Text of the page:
As health officials race to track the the origins of the community outbreak of COVID-19 as the cluster hits 17 cases, disease modeller Shaun Hendy says a lockdown extension is likely.
Since four members of the same Auckland family tested positive, a student at Mount Albert Grammar is confirmed to have the coronavirus, as well as three workers from a cool store, a finance company worker and one of their family members.
There are also seven family members of already infected people. The Director-General of Health says all the new positive cases will be moved to managed quarantine facilities.
And all staff working at the borders, including our ports and managed isolation facilities are in the process of being tested.
Prior to this latest outbreak, physics professor and disease modeller Shaun Hendy was calling for all those front line workers to be routinely tested once a week.
"Everything is still linked to the cold store facility, and that's good news in some ways, because we haven't seen other clusters out there in the community.
"It's still a little bit unnerving, in that we still don't know the route of transmission from the border to the cold store facility, and that's actually crucial for us being able to estimate how bad this outbreak might get."
Prof Hendy said the evidence pointed to the virus coming in from the border.
"We were very sure we'd eliminated the virus in New Zealand, so it almost certainly has come somewhere through the border, and I think there have been some indications from the genomics already that we are looking at something that's not closely related to the virus we had earlier in the year.
"It's not this family in particular that it's pointing to. It goes back to that workplace. So I think the strongest possibility is some connection from that workplace to the border in some way. "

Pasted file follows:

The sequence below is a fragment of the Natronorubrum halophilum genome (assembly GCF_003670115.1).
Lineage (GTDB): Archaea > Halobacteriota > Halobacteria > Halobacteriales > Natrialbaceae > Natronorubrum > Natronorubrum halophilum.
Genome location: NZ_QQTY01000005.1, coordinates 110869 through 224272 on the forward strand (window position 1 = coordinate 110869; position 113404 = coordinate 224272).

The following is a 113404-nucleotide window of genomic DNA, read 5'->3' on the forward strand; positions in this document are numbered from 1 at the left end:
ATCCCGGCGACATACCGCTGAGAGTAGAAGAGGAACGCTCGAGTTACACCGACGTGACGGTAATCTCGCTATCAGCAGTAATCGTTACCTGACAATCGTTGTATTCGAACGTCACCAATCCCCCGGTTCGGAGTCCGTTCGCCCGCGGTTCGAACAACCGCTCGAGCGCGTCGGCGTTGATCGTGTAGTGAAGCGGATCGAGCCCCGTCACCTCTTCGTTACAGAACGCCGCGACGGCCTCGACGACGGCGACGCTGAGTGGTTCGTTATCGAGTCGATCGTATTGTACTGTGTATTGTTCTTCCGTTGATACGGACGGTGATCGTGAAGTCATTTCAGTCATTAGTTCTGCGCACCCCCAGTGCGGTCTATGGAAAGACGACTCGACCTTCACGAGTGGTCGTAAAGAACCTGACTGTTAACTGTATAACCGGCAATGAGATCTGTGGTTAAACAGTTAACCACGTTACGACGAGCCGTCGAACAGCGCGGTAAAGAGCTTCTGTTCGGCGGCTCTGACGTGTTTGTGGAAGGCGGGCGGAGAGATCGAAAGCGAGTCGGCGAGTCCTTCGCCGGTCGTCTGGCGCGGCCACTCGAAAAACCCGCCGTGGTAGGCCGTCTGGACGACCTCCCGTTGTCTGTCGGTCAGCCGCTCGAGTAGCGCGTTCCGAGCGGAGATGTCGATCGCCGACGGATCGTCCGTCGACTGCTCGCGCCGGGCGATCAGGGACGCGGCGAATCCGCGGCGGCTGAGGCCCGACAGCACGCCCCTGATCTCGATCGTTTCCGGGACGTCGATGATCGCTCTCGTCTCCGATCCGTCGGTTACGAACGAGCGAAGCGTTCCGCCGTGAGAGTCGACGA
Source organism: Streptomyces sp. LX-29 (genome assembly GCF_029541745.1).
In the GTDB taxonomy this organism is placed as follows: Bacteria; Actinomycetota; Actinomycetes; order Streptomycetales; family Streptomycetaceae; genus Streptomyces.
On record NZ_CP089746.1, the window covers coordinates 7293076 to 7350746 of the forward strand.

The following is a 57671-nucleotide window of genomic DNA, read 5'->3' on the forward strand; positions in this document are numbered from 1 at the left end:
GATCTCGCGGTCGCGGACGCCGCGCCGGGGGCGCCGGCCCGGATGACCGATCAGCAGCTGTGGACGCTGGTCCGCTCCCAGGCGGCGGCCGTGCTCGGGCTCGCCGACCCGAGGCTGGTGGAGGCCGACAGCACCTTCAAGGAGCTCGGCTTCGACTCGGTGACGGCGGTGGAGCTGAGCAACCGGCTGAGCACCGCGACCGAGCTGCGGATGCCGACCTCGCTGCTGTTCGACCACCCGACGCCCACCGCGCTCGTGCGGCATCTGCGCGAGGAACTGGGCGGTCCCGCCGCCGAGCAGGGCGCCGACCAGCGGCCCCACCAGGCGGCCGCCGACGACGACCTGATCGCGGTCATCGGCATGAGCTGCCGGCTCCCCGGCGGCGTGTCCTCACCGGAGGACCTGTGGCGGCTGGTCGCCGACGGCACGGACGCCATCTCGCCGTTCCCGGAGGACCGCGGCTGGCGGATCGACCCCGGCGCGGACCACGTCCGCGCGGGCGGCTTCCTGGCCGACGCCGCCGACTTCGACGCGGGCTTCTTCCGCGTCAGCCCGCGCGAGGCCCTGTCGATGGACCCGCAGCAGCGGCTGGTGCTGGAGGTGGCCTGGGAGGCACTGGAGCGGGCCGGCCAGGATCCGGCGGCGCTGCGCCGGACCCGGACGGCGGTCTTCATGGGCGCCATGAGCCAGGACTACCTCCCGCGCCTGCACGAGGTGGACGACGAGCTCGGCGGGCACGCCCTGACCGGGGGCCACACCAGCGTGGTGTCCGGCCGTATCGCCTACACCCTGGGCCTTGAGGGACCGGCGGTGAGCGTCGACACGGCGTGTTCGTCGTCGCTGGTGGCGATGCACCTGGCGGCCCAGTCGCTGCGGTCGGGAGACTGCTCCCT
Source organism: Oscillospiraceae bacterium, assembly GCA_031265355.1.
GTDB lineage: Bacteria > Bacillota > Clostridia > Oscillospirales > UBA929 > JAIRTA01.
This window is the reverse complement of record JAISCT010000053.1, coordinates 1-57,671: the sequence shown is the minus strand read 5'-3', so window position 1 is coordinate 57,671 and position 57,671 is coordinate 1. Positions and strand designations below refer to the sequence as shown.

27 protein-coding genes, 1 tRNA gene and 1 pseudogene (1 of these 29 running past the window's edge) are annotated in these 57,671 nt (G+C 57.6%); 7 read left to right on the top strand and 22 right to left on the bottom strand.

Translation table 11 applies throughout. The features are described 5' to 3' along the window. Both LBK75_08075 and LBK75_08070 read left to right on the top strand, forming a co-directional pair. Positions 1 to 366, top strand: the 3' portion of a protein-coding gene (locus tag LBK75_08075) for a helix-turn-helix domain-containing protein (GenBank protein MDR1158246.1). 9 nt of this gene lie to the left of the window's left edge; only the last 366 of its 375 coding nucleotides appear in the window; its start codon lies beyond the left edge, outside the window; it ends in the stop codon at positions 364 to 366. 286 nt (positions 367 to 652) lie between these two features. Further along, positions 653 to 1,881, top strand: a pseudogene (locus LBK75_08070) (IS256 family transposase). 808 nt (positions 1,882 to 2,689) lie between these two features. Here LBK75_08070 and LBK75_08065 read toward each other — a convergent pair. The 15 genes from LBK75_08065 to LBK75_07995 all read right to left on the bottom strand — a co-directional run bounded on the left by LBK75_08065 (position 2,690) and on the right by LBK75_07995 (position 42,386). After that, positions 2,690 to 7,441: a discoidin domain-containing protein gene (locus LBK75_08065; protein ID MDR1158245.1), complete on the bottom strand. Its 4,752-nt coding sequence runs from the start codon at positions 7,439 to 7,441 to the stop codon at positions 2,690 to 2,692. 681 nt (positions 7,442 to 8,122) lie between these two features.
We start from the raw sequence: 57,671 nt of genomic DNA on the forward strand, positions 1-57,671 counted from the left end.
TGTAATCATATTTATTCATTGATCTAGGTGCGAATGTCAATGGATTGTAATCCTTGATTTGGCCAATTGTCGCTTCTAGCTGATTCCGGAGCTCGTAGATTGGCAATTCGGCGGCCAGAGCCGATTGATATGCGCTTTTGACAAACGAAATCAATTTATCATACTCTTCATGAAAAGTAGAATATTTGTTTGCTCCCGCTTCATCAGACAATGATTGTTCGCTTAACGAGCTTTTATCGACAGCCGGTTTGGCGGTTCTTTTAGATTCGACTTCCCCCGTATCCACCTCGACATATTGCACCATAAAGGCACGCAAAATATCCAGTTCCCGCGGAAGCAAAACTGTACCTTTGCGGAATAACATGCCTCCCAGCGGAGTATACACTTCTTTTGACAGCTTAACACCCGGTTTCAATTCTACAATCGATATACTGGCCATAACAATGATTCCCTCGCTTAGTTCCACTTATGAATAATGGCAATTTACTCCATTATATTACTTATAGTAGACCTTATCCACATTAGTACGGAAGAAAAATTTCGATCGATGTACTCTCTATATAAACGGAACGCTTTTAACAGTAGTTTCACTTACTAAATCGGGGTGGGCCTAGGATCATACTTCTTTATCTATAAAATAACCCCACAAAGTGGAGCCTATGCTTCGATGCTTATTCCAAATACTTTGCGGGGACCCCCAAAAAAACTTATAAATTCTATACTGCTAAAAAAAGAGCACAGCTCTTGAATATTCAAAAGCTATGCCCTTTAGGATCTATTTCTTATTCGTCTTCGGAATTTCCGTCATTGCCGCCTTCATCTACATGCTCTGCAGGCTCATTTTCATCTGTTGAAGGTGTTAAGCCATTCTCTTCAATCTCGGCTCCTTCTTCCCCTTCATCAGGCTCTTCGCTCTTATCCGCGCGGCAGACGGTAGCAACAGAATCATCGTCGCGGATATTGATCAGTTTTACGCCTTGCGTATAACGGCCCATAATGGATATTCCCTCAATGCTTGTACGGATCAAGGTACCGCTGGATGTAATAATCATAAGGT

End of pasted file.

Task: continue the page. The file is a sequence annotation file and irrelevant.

The possibility the strain of COVID-19 arrived on an imported product was unlikely, Professor Hendy said, given the evidence.
"There are a few pieces of evidence overseas that do suggest that it can be picked up from from surfaces but what we know overwhelmingly is it is person to person contact that spreads the disease. So that's our most likely scenario."
Testing the products at the cold storage facility is more about ruling out that possibility, he said.
What next for lockdown?
"I think the decision to let us free out of level 3 in Auckland, that would only be if we had really, really clear evidence of the chain of transmission, and if that was a relatively short chain of transmission.
"That's probably not a likely outcome, we probably won't have clear evidence about that tomorrow, so I do think we're probably looking at an extension of lockdown," Prof Hendy said.
"As the information comes in overnight and during the morning, that will help build a bigger picture, and Cabinet are definitely using that in their decision-making."
It would be the wisest thing to do, to give health experts more time to investigate the links between cases and make sure we understand the contact at the border.
Pushing out the alert level 3 restrictions in Auckland would be helpful, he said, but could be longer if more cases appeared overnight before the Friday deadline.
"If we learn overnight and tomorrow that we have identified other clusters, we might be looking at an extension of several weeks."
Prof Hendy's personal preference would be for a harder lockdown over a shorter period of time, but it would be difficult to maintain the borders around Auckland.
For the rest of New Zealand, alert level 2 was effective enough, "given what we know," he said.
"But we should all be cautious, we should assume the virus has travelled outside Auckland."
That meant isolating immediately if you had COVID-19-related symptoms, and getting tested, he said.
How many more cases could there be?
Professor Hendy runs data modelling to estimate how big the COVID-19 spread could be.
"Let me be clear, there are big, big error bars here. It depends a lot on the information that we'll find out in the next 24 hours.
"But the simulations we've been running suggest maybe 30-40 active cases at the moment, with an upper limit of 70-80."
The best case scenario would be if all cases are linked to the south Auckland cold storage cluster, he said.
"There'll be a long period of uncertainty unless we can nail down that direct connection to the border.
"If this turns out to be the only cluster then actually I think we probably got quite lucky."